Also, when you’ve been involved with public health challenges yourself, and you’ve been involved in a pandemic that obviously had a lot of stigma tied to it, you’ve been tested on how to survive and also how to learn from these crises. I think what I’ll never forget about my experience as a leader in the queer community advocating (during the HIV crisis), was how disrespectful the big money in government was to some of the grassroots innovation happening on the ground. So if you look at my career, I’ve always been an advocate for teacher voice, for counselor voice, for social worker voice. I believe that you have to get to the experts, to the wisdom on the ground, to test practices. That’s where you see the best government.  


What would you do to increase racial and socioeconomic equity in Portland? 

I don’t believe you do racial equity work unless you’re doing data analysis. So if you're not measuring the impact of your decision, and you're not tracking that (segmented by) race, then you’re not doing equity work. You’re making proclamations without any streamlined evidence.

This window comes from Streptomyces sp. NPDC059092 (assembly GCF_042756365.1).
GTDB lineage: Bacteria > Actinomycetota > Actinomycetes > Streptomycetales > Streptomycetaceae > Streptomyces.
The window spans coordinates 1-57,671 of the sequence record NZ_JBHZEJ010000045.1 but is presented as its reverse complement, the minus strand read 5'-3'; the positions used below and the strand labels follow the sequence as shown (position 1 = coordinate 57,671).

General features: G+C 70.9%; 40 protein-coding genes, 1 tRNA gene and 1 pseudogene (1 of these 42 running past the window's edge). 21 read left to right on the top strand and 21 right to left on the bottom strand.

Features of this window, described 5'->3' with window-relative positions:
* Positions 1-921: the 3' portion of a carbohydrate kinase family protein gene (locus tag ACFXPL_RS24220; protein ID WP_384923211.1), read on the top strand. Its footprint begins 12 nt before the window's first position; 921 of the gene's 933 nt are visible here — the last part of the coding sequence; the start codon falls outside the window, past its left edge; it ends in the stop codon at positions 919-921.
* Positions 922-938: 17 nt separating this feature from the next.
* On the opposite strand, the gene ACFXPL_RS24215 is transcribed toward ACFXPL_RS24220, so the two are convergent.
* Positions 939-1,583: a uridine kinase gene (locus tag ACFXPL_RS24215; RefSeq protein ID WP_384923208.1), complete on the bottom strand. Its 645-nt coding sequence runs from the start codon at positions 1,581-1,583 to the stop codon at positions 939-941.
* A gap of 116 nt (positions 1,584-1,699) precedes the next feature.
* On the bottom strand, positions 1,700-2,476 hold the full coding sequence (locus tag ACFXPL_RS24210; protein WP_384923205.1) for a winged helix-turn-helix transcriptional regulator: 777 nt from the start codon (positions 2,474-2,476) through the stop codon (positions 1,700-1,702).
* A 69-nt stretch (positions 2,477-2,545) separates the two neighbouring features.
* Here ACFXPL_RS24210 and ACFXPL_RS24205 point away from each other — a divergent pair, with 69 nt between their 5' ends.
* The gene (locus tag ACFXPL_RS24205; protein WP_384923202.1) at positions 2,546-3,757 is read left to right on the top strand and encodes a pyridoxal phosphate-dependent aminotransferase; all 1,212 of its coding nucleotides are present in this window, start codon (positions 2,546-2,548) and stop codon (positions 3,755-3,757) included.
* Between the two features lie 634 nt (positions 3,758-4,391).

To me, equity is a verb. I find many in government don’t connect the dots between the proclamation and the actual evidence and actions taking place on the ground. We’re good at stating the problem, but we have to have more integrity and persistence on seeing it through in terms of implementation.


Tera Hurst

Tera Hurst is executive director of environmental advocacy group Renew Oregon. She has qualified for the city’s Open and Accountable Elections program. 


tera hurst medTera HurstWhy did you feel called to run?

This is a job I’ve seen done and I’ve been involved with, since I worked in Mayor Hales office for two and a half years as his deputy and his chief of staff. I’d say it’s one of the best jobs in the city, because you can have an impact on the community and on families' lives quickly. You can be innovative and creative and try things. I spent my last three-and-a-half years in the state, and  it’s very slow and clunky. Innovation is not coming out of state government necessarily; that’s the city’s job.  


What is unique about your background and lived experience that you can bring to the council?